But when we look into what happened in Russia, we find that Lenin had actually done the reverse. Firstly, the term ‘dictatorship’ was taken literally and the phrase ‘vanguard of the proletariat’ horribly misinterpreted. The ‘vanguard of the proletariat’ actually meant a group of individuals who best represent the versatile interests of the working classes which determine the pace and the direction of the Revolution. A leadership which does not take into account the aspirations of the proletariat has no right to call itself ‘the vanguard’. This naturally means that the Communist Party, the sole representative of the working classes, must function democratically, encourage debate and sufficiently decentralize authority. But what Lenin had created was a coterie of top party members whose elitism was strikingly manifest in what was called ‘democratic centralism’. The party elite or the Politburo took decisions on their own, passed orders downward and forced party members to comply. Dissidents were persuaded repeatedly to accept the party line or to leave the organization altogether. The Politburo had so much condescension for the populace that it believed that the masses had no minds of their own and that it was its bounden duty to educate and guide them to a better future.

Democratic Centralism which was an integral part of Leninism was hence a horrible distortion of Marxist theory. This kind of practice was propagated to all the satellites of the USSR and other countries as well. Once Stalin assumed power, he applied the theory rigorously on the Soviet society and harvested gruesome consequences. In the process, he also weakened the Politburo by concentrating power into himself and left his successors to inherit the same.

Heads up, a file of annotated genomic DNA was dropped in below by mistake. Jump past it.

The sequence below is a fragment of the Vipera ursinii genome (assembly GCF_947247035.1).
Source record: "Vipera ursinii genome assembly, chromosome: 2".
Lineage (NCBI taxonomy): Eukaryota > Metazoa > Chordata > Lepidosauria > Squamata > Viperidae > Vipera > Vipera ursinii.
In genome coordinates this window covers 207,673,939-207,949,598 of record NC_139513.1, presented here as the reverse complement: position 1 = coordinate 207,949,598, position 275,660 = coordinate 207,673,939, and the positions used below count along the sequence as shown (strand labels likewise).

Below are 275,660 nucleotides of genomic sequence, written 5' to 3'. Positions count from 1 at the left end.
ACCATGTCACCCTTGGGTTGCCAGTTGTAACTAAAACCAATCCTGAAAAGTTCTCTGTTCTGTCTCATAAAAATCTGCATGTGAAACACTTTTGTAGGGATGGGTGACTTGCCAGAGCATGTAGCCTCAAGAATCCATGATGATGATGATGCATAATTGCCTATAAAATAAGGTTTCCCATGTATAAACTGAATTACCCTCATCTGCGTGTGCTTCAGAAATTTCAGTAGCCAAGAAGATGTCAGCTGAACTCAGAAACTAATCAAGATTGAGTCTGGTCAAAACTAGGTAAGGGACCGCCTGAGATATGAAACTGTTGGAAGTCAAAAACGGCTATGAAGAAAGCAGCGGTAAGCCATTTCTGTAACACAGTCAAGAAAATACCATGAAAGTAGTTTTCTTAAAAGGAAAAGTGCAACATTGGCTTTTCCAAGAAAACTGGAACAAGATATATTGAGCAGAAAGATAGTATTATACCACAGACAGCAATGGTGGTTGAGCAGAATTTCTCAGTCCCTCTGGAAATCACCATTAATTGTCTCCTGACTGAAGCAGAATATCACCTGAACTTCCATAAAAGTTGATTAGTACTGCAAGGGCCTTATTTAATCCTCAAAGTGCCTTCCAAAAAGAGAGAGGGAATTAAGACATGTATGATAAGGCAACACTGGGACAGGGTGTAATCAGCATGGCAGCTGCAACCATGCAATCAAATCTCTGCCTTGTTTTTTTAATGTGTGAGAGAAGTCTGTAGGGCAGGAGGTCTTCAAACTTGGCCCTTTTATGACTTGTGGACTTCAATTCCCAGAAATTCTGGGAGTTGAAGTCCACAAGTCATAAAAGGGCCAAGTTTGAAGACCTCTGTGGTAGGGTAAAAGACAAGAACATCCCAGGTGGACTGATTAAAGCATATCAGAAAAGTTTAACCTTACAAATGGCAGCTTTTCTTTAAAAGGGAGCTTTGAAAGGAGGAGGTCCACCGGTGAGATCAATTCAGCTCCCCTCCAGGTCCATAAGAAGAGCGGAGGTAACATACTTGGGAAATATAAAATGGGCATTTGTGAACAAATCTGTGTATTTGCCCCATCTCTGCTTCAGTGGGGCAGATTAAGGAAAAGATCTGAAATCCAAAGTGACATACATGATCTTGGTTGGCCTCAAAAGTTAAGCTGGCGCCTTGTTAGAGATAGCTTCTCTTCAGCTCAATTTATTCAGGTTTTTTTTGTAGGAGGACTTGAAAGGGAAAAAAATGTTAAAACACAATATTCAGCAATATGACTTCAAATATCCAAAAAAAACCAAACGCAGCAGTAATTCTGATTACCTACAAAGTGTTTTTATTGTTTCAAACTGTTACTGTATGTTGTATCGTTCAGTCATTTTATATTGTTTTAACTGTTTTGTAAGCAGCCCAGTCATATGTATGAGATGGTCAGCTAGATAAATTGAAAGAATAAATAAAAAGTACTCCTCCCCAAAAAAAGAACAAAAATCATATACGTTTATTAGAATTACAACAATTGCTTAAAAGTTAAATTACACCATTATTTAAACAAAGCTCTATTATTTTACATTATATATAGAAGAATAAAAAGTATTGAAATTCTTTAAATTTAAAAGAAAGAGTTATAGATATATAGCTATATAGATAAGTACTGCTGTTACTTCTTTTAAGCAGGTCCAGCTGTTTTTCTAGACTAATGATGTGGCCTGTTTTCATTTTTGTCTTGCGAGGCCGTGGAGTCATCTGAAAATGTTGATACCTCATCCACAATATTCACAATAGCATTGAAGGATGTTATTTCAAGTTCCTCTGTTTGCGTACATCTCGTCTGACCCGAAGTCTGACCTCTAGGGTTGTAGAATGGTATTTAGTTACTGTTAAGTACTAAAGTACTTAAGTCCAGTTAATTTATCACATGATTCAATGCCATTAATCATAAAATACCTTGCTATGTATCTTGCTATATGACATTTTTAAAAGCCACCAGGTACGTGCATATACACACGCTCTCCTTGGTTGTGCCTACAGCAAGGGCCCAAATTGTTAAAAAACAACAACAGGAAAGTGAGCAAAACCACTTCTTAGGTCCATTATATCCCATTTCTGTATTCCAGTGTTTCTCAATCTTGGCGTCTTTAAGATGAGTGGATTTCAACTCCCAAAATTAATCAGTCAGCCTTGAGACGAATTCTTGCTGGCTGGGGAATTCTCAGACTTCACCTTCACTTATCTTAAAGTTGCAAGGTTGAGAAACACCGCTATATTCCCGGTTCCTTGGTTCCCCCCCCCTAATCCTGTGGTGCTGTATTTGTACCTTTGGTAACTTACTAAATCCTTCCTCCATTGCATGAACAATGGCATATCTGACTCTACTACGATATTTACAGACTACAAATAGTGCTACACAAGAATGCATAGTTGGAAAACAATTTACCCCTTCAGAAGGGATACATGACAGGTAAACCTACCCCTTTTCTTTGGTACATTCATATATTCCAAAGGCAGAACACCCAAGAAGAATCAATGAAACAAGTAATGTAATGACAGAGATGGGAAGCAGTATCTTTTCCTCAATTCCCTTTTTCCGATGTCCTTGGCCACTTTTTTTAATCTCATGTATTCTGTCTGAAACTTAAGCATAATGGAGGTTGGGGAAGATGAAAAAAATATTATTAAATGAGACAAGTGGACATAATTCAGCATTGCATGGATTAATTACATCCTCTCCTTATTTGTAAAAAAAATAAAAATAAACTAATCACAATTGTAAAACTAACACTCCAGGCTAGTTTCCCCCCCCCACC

Origins of Tyranny:
Hitler during his formative years had immersed himself in dubious theories of racism and by the time he ascended to the top of the Nazi party, he was already a convinced right-winger. He believed in the distorted interpretations of Nietzsche and Darwin and had wanted to cleanse the society of the taints of inferior races. He sincerely hated Marxism which had vouched for universal brotherhood and felt that it was completely against the Order of Nature. People like Hitler who in some ways are indoctrinated by theories that sound like the ‘ultimate truth’ psychologically are inclined to believe firmly in their own ‘superior’ intelligence. Their delusions are so strong and intoxicating that they tend to consider others ignorant and sometimes even superfluous.

A similar comparison can be drawn to left wingers who have taken a plunge into Marxist theory. Marxism, as it is widely observed, is a remarkably scientific theory that interprets the whole of human history in a meaningful way and gives you the tools to change its future course. It is true that Marxism opens your windows to a wide variety of disciplines that any Marxist scholar will find it difficult to disembark from the extremely liberating journey. Honestly out of my personal experiences, I strongly feel that Marxism does provide you with a vision of the ‘ultimate truth’ and it is quite natural that young, fertile minds are instantly smitten by it. However the biggest problem arises when one unwittingly considers himself the Chosen One to realise Marx’s vision of Communist Utopia just like how mythological texts sometimes excite an unsuspecting mind into a fit of fanatic euphoria.